The Best way to overcome “the price is too high” objection.
Zig Zigler framed it best with his follow up question.
“Are you concerned about the cost,or is it the price that you are concerned about?”
When I first discovered this gem from Zig Zigler,I could not wait to put it into action.
I consider myself a sales practitioner.
I love nothing more than applying in real time,tools and tactics that I have learned.The idea of asking a client if it was the price or the cost that was their objection seemed bold at best.
Once I understood the context behind the question,I was armed and ready.
The sales call was going very smoothly.
My client (let’s call him Jerry) and I had built great rapport,and most importantly I had uncovered his basic need.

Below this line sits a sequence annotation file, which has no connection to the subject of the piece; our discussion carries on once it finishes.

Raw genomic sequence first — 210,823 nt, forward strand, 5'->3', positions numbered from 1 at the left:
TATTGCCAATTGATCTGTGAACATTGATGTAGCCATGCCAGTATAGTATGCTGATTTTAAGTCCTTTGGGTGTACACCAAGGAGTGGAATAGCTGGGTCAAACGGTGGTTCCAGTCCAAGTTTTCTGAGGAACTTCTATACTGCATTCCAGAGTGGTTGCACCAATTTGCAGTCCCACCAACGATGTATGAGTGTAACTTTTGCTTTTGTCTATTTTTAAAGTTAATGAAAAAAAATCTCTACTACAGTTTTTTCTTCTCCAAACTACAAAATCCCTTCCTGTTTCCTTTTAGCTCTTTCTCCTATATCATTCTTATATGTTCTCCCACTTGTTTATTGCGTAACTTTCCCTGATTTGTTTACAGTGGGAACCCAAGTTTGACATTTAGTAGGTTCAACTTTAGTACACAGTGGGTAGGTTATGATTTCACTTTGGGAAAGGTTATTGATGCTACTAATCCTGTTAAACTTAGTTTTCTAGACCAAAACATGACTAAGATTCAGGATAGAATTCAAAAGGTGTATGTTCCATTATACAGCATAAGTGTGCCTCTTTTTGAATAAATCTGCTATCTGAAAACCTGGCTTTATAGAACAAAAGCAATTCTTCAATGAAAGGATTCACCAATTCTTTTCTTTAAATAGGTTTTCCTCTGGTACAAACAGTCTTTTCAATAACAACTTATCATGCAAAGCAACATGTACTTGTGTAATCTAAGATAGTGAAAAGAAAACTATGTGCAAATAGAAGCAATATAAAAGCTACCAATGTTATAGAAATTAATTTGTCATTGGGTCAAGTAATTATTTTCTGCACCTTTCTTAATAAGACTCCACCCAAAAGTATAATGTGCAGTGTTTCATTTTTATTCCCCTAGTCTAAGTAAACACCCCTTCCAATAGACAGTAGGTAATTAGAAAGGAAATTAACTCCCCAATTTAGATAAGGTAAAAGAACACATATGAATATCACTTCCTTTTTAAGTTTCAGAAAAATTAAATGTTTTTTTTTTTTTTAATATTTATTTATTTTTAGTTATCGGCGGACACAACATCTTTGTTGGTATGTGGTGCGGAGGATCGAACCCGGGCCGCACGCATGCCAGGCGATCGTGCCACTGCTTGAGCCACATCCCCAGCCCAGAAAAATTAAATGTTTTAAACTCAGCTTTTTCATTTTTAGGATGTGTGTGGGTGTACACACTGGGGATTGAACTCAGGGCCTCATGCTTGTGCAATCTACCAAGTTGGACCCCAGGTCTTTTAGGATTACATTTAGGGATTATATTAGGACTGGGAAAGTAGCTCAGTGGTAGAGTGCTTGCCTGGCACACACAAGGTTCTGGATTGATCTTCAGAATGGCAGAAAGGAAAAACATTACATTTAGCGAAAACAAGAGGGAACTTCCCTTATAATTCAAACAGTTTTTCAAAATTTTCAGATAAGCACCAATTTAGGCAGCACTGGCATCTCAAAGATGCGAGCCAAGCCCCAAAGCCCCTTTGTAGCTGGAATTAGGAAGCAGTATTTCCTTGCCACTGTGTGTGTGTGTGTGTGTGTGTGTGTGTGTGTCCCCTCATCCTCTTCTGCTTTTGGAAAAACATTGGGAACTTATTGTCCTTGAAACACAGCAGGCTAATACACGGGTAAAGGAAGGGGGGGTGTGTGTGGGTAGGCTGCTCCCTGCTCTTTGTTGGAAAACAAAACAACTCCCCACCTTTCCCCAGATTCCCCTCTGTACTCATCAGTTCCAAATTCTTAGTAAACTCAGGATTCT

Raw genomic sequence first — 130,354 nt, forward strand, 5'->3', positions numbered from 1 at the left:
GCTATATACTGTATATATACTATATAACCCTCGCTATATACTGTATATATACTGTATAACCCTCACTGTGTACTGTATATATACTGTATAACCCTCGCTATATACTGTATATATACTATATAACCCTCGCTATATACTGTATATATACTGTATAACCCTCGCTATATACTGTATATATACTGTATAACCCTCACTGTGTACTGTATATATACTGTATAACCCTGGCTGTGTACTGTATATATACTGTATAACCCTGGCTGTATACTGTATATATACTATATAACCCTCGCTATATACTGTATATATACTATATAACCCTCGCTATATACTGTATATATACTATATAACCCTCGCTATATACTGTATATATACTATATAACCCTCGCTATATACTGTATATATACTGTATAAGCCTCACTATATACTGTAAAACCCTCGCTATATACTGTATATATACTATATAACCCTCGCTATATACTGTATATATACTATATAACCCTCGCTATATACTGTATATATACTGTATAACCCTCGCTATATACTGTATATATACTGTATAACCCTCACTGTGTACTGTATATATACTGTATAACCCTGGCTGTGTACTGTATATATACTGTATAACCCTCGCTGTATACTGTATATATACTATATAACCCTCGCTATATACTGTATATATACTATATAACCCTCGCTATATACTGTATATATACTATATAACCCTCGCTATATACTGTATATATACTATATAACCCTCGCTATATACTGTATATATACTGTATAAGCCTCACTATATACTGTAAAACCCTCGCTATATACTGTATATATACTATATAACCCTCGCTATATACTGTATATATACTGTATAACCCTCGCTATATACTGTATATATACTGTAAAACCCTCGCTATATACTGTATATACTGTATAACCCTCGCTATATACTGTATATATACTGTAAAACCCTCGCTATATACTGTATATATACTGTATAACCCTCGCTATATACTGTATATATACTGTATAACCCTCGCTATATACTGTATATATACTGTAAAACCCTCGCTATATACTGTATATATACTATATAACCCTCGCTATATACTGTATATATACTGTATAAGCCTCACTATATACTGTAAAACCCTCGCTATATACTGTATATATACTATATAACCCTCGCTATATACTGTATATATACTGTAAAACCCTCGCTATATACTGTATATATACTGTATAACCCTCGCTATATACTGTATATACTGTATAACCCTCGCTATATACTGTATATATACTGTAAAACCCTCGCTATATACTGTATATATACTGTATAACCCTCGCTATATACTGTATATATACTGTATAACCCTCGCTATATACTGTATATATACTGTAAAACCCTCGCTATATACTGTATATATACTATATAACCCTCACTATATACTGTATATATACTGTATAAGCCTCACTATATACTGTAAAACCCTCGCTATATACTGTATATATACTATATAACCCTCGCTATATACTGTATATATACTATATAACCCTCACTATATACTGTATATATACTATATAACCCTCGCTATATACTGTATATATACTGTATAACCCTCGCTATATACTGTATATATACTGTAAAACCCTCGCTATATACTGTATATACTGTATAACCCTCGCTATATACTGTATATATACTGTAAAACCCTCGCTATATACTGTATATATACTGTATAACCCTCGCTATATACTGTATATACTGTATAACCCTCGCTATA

It was not until I priced the insurance that the conversation hit a major road block. My client turned down my proposal by informing me,the price was too high.
This was my chance….
The sales practitioner in me was chomping at the bit,
”Jerry, if you don’t mind me asking, are you concerned about the cost or about the price”?
Jerry’s immediate response was,
“I don’t understand your question, what’s the difference between the cost and the price"?
Five minutes later we inked the deal,insurance included.
The price of that deal was (X)dollars. When Jerry added on the insurance, the price went up(X + insurance) but the potential cost went down.
Let me explain.
Had Jerry declined insurance,the cost of that deal could potentially far exceed the price,in the event of an emergency.
Simply put,by adding on the insurance,the cost of the deal was capped.
Jerry knew once he paid the total price for the deal (X + Insurance),that if anything went wrong his future costs were covered.
Highlighting the difference between cost and price,can be a very powerful sales tool.
Try it out on your next sales call.